This article contributes to the emerging discussion on responsible leadership by providing an analysis of the inner theatre of a responsible leader. I use a narrative approach for analyzing the biography of Anita Roddick as a widely acknowledged prototype of a responsible leader. With clinical and normative lenses I explore the relationship between responsible leadership behavior and the underlying motivational systems. I begin the article with an introduction outlining the current state of responsible leadership research and explaining the kind (...) of magnifying glasses used to examine the case. I continue with a brief summary of Anita Roddick’s development from childhood to adulthood, which provides the biographical background for exploring her motivational systems as a leader. Against this backdrop, I analyze the relationship between motivational drivers and a responsible leadership identity as revealed by Roddick in different behavioral leadership roles. I conclude the article by providing a number of lessons learned for responsible leadership and the development of future global leaders. (shrink)
Amid the ongoing political turmoil, symbolized by the recent violence in Charlottesville, Virginia, books and articles abound today to encourage us to re-read anti-totalitarian classics ‘for our times’. But what do we find in this body of work originally written in response to Nazism and Stalinism? Do we find a democratic consensus forged by a shared anti-totalitarian commitment? I doubt it. Considering the cases of Isaiah Berlin and Hannah Arendt, this article highlights discord beneath what may today appear like (...) a post-war democratic consensus. I argue that the anti-totalitarian literature of the last century encompassed multiple political philosophies, which sometimes differed irreconcilably from each other. (shrink)
Isaiah Berlin was recognized as Britain's most distinguished historian of ideas. Berlin is particularly associated with the concept of the 'Counter-Enlightenment', comprising those thinkers who in Berlin's view reacted against the Enlightenment's naïve rationalism, scientism and progressivism. Berlin's 'Counter-Enlightenment' has received critical attention, but no-one has yet analysed the understanding of the Enlightenment on which it rests. Isaiah Berlin and the Enlightenment explores the development of Berlin's conception of the Enlightenment, noting its curious narrowness, (...) its ambivalence, and its indebtedness to a specific German intellectual tradition. Contributors to the book examine his comments on individual writers, showing how they were inflected by his questionable assumptions, and arguing that some of the writers he assigned to the 'Counter-Enlightenment' have closer affinities to the Enlightenment than he recognized. By locating Berlin in the history of Enlightenment studies, this book also makes a contribution to defining the historical place of his work and to evaluating his intellectual legacy. (shrink)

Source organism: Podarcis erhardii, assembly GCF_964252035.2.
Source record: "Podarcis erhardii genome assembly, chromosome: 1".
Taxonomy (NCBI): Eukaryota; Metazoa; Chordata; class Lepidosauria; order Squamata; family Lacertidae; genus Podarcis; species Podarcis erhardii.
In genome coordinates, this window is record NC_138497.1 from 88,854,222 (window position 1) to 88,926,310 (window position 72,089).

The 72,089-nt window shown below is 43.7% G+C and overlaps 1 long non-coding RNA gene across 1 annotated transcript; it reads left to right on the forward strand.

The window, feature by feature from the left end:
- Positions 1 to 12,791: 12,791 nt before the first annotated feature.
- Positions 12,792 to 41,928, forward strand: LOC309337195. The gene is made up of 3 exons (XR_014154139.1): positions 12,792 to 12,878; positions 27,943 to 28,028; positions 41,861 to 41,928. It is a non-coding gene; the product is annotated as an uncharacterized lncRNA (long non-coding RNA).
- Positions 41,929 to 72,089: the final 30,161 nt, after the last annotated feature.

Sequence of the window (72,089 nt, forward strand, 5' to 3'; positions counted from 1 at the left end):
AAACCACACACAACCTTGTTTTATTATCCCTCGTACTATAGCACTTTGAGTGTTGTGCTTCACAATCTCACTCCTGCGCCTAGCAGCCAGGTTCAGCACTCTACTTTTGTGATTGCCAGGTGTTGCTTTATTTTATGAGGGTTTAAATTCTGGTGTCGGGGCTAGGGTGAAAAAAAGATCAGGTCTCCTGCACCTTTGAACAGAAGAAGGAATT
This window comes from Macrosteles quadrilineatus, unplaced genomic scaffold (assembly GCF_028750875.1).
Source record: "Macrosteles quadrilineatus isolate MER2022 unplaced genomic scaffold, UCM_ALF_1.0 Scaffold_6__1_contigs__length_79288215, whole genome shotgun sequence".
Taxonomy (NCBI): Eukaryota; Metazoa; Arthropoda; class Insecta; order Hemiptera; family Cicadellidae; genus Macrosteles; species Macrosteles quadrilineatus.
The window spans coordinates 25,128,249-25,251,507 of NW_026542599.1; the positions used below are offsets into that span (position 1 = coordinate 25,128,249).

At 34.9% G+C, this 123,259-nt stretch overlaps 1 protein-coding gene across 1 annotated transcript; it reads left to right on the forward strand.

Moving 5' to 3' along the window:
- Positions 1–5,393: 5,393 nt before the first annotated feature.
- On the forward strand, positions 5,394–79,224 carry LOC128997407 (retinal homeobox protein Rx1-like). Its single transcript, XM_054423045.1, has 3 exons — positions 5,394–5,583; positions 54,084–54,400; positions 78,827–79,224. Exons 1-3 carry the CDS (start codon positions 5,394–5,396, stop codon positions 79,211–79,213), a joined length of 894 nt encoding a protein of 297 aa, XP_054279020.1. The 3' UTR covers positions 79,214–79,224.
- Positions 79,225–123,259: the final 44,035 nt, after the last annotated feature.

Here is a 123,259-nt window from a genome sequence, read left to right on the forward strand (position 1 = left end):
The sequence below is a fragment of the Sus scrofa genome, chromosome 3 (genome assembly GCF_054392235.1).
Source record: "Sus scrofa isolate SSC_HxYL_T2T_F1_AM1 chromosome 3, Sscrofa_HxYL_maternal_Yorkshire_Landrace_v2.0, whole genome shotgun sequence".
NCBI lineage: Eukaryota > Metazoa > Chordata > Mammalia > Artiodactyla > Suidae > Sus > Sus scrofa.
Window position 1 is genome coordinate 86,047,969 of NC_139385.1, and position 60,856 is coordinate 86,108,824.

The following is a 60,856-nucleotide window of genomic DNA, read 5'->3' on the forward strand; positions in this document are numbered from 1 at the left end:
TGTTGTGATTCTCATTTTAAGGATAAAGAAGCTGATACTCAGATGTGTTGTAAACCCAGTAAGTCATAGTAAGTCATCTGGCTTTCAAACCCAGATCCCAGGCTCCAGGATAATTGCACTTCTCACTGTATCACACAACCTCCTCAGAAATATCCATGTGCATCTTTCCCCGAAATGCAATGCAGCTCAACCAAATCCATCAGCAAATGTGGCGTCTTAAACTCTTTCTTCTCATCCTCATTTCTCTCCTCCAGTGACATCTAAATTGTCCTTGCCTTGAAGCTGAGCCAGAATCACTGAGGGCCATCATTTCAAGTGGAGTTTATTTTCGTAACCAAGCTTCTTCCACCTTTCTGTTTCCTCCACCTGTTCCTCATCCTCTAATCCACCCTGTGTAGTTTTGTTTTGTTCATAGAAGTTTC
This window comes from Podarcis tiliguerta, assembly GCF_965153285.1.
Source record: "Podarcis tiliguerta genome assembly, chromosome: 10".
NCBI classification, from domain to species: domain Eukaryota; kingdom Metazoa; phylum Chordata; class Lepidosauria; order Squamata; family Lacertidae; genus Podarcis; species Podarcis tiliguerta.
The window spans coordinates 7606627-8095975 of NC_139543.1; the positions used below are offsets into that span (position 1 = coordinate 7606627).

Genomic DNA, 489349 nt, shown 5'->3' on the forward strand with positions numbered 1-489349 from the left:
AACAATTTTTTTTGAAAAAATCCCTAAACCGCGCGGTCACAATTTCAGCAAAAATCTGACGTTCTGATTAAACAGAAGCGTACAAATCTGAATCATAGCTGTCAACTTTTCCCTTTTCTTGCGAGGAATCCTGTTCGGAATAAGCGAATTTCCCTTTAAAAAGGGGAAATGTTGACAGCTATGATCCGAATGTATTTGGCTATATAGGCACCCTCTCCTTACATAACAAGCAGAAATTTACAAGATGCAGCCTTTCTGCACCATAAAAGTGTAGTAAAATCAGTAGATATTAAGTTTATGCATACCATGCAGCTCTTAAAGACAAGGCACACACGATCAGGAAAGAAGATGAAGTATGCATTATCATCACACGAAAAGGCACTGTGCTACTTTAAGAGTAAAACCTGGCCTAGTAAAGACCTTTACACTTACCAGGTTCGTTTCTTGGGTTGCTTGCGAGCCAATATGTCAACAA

Isaiah Berlin was a central figure in twentieth-century political thought. This volume highlights Berlin's significance for contemporary readers, covering not only his writings on liberty and liberalism, the Enlightenment and Romanticism, Russian thinkers and pluralism, but also the implications of his thought for political theory, history, and the social sciences, as well as the ethical challenges confronting political actors, and the nature and importance of practical judgment for politics and scholarship. His name and work are inseparable from the (...) revival of political philosophy and the analysis of political extremism and defense of democratic liberalism following World War II. Berlin was primarily an essayist who spoke through commentary on other authors and, while his own commitments and allegiances are clear enough, much in his thought remains controversial. Berlin's work constitutes an unsystematic and incomplete, but nevertheless sweeping and profound, defense of political, ethical, and intellectual humanism in an anti-humanistic age. (shrink)